Do you know your stuff?

Do you know your stuff?

"I'm not the doctor" isn't a reason to not know the answer to these common client concerns. Here's a look at some of the facts and protocols everyone on your team should know.
Apr 01, 2008

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As Mrs. Goodins checks out at ABC Veterinary Hospital, she asks the receptionist what type of treat she should feed her dog, Scooter. The receptionist replies, "It doesn't really matter—as long as you don't give too many." Mrs. Goodins is confused. The doctor recommended a nutritious, low-calorie treat available in the lobby. "I suppose you're right," Mrs. Goodins says. "Scooter, that means one less goodie a day for you." And so the receptionist unwittingly undermines the doctor's recommendation and another dog fails to benefit from a healthier lifestyle change.

When team members contradict each other, clients lose trust and often seek guidance elsewhere. To support your team's message, you need to know your practice's philosophy and protocols. And the quickest path is through consistent team training, written protocols, role-playing, and testing.

Get everyone on the bus

Imagine you're alone in an exam room with a client. Are you prepared to handle the client's questions? What will you say, and how will you present it? At that moment, you become your practice's ambassador. Training on your practice's protocols and policies is just as important as training on patient care and technical skills.

Fig. 1
So what techniques can your team use to ensure everyone shares the right information with clients? First, doctors must agree on recommendations for preferred diets, heartworm and flea and tick preventives, vaccinations, and reproductive surgery. And your team should create policies for identifying obese and painful pets and handling potentially divisive situations, such as requests for convenience euthanasia, clients who can't or won't pay for services, and abandoned pets. Without clear guidelines, doctors and team members may handle situations differently, confusing clients and creating conflict among team members.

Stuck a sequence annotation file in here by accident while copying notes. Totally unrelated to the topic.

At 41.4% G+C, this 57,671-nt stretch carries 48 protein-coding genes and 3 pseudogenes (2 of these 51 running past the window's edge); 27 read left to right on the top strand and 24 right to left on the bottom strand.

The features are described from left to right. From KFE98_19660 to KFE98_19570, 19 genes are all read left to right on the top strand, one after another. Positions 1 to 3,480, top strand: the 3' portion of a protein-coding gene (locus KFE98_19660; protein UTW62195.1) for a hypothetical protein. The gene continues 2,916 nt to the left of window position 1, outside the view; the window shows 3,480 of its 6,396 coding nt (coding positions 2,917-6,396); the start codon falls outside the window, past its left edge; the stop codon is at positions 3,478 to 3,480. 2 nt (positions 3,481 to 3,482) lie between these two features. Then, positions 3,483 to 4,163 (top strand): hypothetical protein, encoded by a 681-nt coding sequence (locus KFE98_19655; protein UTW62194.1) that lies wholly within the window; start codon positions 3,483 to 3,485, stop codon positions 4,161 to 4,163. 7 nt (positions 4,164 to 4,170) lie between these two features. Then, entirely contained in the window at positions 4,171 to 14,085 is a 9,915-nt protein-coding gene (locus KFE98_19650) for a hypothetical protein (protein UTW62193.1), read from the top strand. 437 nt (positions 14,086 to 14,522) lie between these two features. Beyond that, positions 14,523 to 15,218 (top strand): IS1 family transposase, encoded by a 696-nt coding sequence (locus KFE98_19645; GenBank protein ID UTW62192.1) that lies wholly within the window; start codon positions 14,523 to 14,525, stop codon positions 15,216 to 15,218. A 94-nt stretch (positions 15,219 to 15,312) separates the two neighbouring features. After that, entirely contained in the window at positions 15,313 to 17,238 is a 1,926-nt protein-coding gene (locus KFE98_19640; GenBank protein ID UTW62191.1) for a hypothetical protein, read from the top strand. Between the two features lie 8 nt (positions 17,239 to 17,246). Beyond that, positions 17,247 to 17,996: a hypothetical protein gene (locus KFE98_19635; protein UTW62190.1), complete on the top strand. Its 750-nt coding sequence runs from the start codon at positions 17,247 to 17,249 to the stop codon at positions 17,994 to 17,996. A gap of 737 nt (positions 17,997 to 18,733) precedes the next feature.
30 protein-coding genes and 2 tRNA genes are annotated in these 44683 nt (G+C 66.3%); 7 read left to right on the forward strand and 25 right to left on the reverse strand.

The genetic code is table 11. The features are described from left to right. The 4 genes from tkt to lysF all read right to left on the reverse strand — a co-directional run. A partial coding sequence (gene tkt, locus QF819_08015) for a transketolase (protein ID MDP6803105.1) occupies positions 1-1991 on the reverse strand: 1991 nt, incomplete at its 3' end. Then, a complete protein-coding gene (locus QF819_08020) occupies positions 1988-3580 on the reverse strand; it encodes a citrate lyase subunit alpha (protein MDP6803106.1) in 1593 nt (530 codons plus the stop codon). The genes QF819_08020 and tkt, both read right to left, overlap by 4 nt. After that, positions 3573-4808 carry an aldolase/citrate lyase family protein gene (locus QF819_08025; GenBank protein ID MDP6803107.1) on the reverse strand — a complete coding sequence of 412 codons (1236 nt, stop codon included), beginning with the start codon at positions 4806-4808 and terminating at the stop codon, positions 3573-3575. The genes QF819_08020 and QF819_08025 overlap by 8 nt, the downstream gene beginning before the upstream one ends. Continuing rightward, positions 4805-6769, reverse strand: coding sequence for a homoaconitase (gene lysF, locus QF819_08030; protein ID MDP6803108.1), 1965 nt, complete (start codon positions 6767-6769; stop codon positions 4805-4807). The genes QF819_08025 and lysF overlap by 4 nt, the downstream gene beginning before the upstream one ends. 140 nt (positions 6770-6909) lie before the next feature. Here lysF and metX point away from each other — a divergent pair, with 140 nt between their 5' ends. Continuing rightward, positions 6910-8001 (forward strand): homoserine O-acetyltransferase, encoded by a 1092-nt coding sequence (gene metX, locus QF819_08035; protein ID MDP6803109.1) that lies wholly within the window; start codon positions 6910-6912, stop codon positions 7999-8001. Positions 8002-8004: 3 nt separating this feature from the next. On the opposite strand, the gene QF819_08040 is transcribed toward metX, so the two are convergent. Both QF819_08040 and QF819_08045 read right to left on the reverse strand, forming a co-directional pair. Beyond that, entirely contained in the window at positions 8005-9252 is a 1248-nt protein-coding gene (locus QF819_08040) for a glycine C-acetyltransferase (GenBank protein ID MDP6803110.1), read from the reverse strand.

This isn't to say everyone must agree on every topic every time. But you do need to agree on the message you'll present to clients. So put your policy in writing and present a copy to all new team members during their initial phase training. And when you change your team's guidelines, redistribute your policy to all team members. By reinforcing the doctor's recommendations, you'll help clients understand their importance, and they're more likely to comply. And you'll feel confident making care recommendations knowing doctors will support your advice.